Last week I went in-depth on Collected Company in Elves, and threw together a strong starting brew for what I believe could be the best way forward for the little green guys (and gals). Today I put that list through some preliminary testing in the MTGO tournament practice room to get a feel for the list and to get an idea of what we should change before diving into a more competitive setting. See for yourself below.
Collected Company Elves in Action
I'm currently missing Spellskite, Cavern of Souls, Horizon Canopy, and Pendelhaven, so the list in the video is a little different to what you saw last time. But this is preliminary testing and the core is very much there, so it doesn't hurt much. Also, I'm testing Nykthos, Shrine to Nyx because CurdBros -- an MTGSalvation user and Modern Nexus reader -- saw very good results with it in his brief testing of my list.
I face four different decks in the video: Grixis Delver, Storm, 4c Slivers, and Scapeshift. Excepting the two rough tempo losses against Delver due to never drawing a second land, Elves performs very well and consistent overall. In theory, Elves should be heavily favored against Delver, since it plays fair and we do not. Electrolyze can be a pain, but we do run a lot of 2 toughness creatures, and Pendelhaven will help with the 1 toughness guys.
Some things to take away from this:
- A lot of Elves players will say the deck just fine on one land, but this is often not true. It's why I run 18 instead of 17 ( and there's an outside chance we should run 19). 17 or less is appropriate in Legacy where there are more ways to work through a one land game, but Modern requires more. 18 land felt very good in these games (again, excepting the Delver games).
- With Grixis Delver on the rise, Scapeshift still a bit of a thing, and Twin very much a thing, Cavern of Souls should probably be in the maindeck. In combination with Nykthos and with both cards in the right amounts (maybe 3 of each), there should almost never be casting issues. The GGG cost on Chord might dissuade you, but remember creatures can count toward it.
- This deck is fast. Thanks in part to Nykthos, it's entirely possible to win turn 3. Statistically, especially considering disruption, it'll probably happen 10% of the time or less, but it can happen, and that's important.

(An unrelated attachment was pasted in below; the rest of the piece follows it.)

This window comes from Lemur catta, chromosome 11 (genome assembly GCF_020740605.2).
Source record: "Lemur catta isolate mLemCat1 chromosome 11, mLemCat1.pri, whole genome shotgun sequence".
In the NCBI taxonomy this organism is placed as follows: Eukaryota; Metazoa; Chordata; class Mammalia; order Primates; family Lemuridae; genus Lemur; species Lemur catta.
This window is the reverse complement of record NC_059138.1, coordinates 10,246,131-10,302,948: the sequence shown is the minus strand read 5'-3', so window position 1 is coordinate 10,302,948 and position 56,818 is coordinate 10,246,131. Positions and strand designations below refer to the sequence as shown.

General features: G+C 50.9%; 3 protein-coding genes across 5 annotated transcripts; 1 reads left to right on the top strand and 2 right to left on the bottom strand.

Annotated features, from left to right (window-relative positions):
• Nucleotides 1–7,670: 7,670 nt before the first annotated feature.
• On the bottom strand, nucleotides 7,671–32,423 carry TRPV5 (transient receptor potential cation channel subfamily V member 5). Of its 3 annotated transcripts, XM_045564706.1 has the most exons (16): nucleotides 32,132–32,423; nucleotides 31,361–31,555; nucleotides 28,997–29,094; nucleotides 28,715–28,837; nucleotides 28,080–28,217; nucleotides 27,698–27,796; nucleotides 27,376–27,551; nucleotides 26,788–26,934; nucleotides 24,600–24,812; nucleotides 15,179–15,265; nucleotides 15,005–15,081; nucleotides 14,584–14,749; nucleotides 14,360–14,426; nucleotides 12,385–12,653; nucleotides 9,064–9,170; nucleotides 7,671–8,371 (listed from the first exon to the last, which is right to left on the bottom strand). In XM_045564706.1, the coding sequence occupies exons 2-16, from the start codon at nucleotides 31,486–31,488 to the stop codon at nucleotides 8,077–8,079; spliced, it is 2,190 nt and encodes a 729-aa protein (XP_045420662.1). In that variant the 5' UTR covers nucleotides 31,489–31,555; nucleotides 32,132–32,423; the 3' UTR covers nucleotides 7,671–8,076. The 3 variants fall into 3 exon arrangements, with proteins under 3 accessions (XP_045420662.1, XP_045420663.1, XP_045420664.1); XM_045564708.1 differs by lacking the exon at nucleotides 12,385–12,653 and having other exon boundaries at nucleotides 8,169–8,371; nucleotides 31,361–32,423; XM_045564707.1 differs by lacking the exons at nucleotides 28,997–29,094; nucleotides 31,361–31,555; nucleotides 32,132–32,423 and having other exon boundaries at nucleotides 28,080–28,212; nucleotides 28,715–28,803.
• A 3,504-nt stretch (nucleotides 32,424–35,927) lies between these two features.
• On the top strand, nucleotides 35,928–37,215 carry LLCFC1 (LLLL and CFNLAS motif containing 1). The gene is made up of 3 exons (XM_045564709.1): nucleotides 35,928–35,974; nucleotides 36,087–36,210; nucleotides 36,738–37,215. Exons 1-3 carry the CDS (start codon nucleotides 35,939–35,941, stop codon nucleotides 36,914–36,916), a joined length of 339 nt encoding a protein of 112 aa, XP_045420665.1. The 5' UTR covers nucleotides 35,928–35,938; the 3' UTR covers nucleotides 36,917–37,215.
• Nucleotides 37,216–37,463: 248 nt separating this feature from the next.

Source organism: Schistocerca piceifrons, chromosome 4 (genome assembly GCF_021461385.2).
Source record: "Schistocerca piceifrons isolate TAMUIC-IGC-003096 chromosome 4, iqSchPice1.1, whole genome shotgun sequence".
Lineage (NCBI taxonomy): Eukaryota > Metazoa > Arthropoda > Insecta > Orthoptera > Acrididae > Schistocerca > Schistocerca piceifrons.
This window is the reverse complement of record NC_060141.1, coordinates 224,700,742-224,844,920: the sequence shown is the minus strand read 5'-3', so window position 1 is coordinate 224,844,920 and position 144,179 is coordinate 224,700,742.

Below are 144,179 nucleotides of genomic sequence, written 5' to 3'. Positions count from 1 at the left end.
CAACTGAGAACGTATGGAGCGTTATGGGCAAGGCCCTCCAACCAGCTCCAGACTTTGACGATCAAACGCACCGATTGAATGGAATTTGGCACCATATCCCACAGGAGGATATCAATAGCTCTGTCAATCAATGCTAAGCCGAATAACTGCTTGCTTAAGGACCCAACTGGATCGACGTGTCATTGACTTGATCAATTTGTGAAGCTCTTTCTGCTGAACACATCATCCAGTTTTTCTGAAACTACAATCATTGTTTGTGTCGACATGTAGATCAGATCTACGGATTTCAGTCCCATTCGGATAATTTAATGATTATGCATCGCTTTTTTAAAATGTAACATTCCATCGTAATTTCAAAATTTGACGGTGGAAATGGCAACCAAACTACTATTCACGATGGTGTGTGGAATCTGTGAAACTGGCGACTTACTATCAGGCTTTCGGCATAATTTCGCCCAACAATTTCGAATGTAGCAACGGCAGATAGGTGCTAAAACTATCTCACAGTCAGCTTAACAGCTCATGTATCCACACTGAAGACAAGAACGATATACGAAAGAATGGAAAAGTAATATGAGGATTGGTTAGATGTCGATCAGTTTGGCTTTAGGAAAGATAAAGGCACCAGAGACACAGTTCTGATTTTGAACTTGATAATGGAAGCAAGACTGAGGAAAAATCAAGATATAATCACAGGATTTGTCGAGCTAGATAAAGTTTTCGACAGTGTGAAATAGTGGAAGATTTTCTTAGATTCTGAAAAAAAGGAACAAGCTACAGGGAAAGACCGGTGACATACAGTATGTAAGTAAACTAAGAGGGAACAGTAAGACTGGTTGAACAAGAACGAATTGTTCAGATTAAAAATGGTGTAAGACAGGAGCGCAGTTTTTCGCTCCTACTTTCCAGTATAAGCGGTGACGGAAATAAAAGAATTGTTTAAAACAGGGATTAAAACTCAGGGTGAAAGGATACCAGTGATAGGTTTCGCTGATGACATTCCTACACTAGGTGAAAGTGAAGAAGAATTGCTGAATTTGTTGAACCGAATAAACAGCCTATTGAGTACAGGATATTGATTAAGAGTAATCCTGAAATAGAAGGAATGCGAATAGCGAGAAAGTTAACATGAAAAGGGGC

- Nykthos lines up mathematically very well with the rest of the deck, particularly Ezuri. Often I had just the right amount of elves to power up Nykthos, activate Ezuri, and swing for lethal (other times I had an extra mana or two for regeneration backup). Needing to tap less elves to use his ability means more attackers, which means a quicker deck.
- 3-of Nykthos and Chord feels right. Neither were an issue at these counts (excepting one game where I opened with two Chords), but I suspect they would be at 4.
- Eternal Witness should probably be sideboarded or cut. She's good, but slots are limited. Spellskite and Ooze mainboard (more, if we already run either) are going to be useful more often in that slot instead. Witnessing a Company is cute, but usually unnecessary; her ability to recur creatures is nice, but usually too slow to matter in my previous experience.
- Fauna Shaman does work and is a great way to help fill the void left by Glimpse of Nature and Green Sun's Zenith, along with Chord and Company.
- Choke is stupid good, as usual. We should maybe run more.
- Splashing white is probably a good choice for certain metas (e.g. Aven Mindcensor vs Scapeshift), but generally speaking, monogreen is best, especially when we consider Nykthos.
- The Fauna Shaman/Vengevine plan sideboard could still be worth testing, at least for certain metas.
- Chord and Company at instant speed are great weapons against disruption; often you'll wait for them to tap down mana, then cast either. Or they wrath and you cast either at the end of their turn and recover. It's equally effective and satisfying, which is part of the reason I'm completely convinced now that Chord should be in the deck and not Summoner's Pact.
Updating the List
Based on that, below is my updated list, which I'll take to a daily soon.
The 4 Sage plan is something I picked up from MTGSalvation -- I like it with Company and could see it proving strong or at least sufficient versus Affinity and Auras. Failing that, we swap some out for Fracturing Gust.
The board is still something of a work in progress. I'll feel more or less confident in it as I play with the deck more. Once I'm satisfied, I'll be sure to fill you guys in on sideboard plans.
Stay tuned, because this one has promise. If it lives up to it, there will be plenty of daily footage to come.